Despite critical pans on its initial release, Stanley Kubrick’s The Shining became one of the most acclaimed horror movies of all time. Much to the chagrin of Stephen King, who wrote the novel the film adapts, and who famously hates the movie. In 2013, 36 years later, King published the sequel, Doctor Sleep. Mike Flanagan’s adaptation of the follow up attempts to reconcile the two conflicting sides and, with reverence for both Kubrick and King, mostly succeeds.
Over the past few years, with the likes of The Haunting of Hill House, King adaptation Gerald’s Game, Hush, and more, Flanagan has established himself as one of the leading voices in horror. He may not dazzle with showy technical flourishes, but what he does is craft tense, creeping dread that centers around well-drawn, fully rendered characters with deep emotion and pathos. Some people call his films workmanlike, but that does him a disservice and undervalues his skill and craft. He puts story and people ate the forefront, directing the hell out of each project without calling attention to himself.
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In reality, Doctor Sleep is probably Flanagan’s showiest work to date. But not necessarily in a, “Hey, look at me,” kind of way, more in the way that he apes Kubrick. The film opens with meticulous recreations of scenes from The Shining—we see a young Danny Torrance roaming the halls of the Overlook, the music cues hearken back to the 1980 film, Flanagan and frequent collaborator, cinematographer Michael Fimognari, move the camera in a way that mimics the earlier work. Beyond these scenes, however, the aesthetic moves away from that, settling into Flanagan’s typical, unaffected style. And damn, does the guy like to peel the skin off of hands.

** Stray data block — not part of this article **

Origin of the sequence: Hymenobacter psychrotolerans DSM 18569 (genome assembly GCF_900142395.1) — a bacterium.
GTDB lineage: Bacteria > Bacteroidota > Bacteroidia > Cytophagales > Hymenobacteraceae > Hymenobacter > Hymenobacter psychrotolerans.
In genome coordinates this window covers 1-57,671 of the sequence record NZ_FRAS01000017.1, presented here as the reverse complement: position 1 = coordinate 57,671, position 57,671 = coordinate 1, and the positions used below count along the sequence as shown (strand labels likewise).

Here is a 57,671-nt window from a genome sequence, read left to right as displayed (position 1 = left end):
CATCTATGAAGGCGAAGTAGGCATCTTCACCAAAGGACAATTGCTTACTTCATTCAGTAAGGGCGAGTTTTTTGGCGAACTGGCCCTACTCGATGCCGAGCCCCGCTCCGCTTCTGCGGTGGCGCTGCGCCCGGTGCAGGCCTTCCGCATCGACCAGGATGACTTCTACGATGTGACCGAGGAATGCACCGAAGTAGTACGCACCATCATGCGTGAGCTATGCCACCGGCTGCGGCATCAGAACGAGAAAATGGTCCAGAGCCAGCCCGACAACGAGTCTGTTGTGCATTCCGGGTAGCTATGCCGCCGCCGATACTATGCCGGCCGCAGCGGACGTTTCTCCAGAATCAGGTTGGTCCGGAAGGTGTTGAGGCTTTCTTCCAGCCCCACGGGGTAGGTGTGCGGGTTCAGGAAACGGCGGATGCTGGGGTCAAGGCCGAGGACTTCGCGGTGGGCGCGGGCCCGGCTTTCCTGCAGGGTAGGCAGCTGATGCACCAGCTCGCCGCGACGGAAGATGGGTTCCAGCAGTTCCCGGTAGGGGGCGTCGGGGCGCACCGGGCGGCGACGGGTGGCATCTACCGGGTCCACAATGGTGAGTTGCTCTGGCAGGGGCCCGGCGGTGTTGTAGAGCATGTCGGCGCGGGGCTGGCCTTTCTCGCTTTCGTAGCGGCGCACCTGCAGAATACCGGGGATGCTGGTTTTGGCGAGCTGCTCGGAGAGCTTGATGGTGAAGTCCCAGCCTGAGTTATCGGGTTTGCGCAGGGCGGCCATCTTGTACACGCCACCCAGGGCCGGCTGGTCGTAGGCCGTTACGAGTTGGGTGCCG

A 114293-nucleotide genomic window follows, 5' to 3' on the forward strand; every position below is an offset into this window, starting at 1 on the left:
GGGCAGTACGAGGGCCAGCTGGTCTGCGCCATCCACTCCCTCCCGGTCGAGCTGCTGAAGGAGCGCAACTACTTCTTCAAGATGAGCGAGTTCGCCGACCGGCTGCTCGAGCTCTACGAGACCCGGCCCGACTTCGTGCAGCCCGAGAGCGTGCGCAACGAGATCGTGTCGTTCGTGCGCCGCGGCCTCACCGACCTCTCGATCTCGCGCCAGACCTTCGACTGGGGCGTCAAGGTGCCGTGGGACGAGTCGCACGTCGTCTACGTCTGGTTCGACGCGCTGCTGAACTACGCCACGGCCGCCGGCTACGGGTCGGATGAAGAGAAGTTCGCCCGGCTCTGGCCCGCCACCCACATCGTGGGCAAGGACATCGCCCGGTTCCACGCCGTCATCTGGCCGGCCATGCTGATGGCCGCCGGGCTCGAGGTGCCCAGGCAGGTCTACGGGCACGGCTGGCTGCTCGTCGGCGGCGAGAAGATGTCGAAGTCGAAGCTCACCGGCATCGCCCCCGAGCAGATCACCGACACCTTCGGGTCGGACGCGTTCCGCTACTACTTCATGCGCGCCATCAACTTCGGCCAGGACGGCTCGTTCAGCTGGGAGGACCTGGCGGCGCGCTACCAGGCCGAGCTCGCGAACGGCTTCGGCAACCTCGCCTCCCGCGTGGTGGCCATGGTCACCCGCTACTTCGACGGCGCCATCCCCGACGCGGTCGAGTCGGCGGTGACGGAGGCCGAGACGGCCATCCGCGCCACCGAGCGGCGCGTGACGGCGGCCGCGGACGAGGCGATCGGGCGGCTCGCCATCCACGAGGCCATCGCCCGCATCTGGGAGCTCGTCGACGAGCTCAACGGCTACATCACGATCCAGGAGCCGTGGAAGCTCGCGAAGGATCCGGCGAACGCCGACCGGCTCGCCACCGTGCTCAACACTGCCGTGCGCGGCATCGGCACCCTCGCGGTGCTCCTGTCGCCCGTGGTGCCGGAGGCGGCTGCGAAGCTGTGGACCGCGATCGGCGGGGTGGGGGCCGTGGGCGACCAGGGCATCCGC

Near the fantastic climax, the film returns to the recreation well and, in my opinion, this strategy pays off more effectively the second time around. While the early scenes lifted from The Shining are spot on in detail and feel—the production reportedly reused only a single shot from the earlier film—they play more like nostalgia baiting, which is part of the intent. The film finds its own footing once we progress past that. It settles into its own characters and narrative, evolving instead of revisiting what came before. By the time the film circles back, we’re invested in the current story, and though it nods to Kubrick’s film, it’s less imitation, more building on what’s there, adding its own spin and personality.
Where Doctor Sleep is best is when it does the same, building on the existing foundation, but still forging its own path. Where The Shining offers one small slice, a glimpse at a sliver of this reality, the follow up expands the world, the rules, and the mythology, offering up the true scope of King’s realm.
We pick up with a grown Danny Torrance (Ewan McGregor), who has become a derelict, a violent drunk, lashing out much like his father, hiding in a bottle to cope with lingering trauma and to keep the voices in his head at bay. As a whole, the film is an allegory for addiction and recovery and the struggles inherent in staying clean and accepting the trials. We knew Dan, as he’s now known, wasn’t the only one with his particular gift, but when he cleans up, he discovers a bond with young Abra Stone (Kyliegh Curran), who has powers similar to his own.